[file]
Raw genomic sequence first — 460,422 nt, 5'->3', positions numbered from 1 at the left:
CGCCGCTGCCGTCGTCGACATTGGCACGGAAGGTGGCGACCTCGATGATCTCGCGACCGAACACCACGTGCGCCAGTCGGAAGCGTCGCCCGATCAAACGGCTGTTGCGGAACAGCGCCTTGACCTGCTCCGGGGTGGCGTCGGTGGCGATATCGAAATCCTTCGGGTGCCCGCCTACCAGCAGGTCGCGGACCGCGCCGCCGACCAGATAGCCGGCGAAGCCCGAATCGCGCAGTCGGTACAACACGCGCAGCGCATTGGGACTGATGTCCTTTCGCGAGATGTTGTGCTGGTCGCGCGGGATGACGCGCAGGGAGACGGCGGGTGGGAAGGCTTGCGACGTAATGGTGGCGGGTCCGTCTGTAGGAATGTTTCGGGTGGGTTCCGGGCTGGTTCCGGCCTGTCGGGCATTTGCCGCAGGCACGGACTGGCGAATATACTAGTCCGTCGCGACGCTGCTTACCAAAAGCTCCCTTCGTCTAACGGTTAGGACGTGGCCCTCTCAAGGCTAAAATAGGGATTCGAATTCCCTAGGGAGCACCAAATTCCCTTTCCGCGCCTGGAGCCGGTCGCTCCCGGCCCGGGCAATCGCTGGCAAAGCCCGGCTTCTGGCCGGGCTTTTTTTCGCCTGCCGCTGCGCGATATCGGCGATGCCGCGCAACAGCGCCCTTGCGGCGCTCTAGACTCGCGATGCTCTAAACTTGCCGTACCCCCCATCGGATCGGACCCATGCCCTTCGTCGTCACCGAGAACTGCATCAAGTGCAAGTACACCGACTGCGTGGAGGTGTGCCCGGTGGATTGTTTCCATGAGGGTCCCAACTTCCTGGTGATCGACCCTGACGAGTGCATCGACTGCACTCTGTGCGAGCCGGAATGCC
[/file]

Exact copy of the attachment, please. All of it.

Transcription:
Raw genomic sequence first — 460,422 nt, 5'->3', positions numbered from 1 at the left:
CGCCGCTGCCGTCGTCGACATTGGCACGGAAGGTGGCGACCTCGATGATCTCGCGACCGAACACCACGTGCGCCAGTCGGAAGCGTCGCCCGATCAAACGGCTGTTGCGGAACAGCGCCTTGACCTGCTCCGGGGTGGCGTCGGTGGCGATATCGAAATCCTTCGGGTGCCCGCCTACCAGCAGGTCGCGGACCGCGCCGCCGACCAGATAGCCGGCGAAGCCCGAATCGCGCAGTCGGTACAACACGCGCAGCGCATTGGGACTGATGTCCTTTCGCGAGATGTTGTGCTGGTCGCGCGGGATGACGCGCAGGGAGACGGCGGGTGGGAAGGCTTGCGACGTAATGGTGGCGGGTCCGTCTGTAGGAATGTTTCGGGTGGGTTCCGGGCTGGTTCCGGCCTGTCGGGCATTTGCCGCAGGCACGGACTGGCGAATATACTAGTCCGTCGCGACGCTGCTTACCAAAAGCTCCCTTCGTCTAACGGTTAGGACGTGGCCCTCTCAAGGCTAAAATAGGGATTCGAATTCCCTAGGGAGCACCAAATTCCCTTTCCGCGCCTGGAGCCGGTCGCTCCCGGCCCGGGCAATCGCTGGCAAAGCCCGGCTTCTGGCCGGGCTTTTTTTCGCCTGCCGCTGCGCGATATCGGCGATGCCGCGCAACAGCGCCCTTGCGGCGCTCTAGACTCGCGATGCTCTAAACTTGCCGTACCCCCCATCGGATCGGACCCATGCCCTTCGTCGTCACCGAGAACTGCATCAAGTGCAAGTACACCGACTGCGTGGAGGTGTGCCCGGTGGATTGTTTCCATGAGGGTCCCAACTTCCTGGTGATCGACCCTGACGAGTGCATCGACTGCACTCTGTGCGAGCCGGAATGCC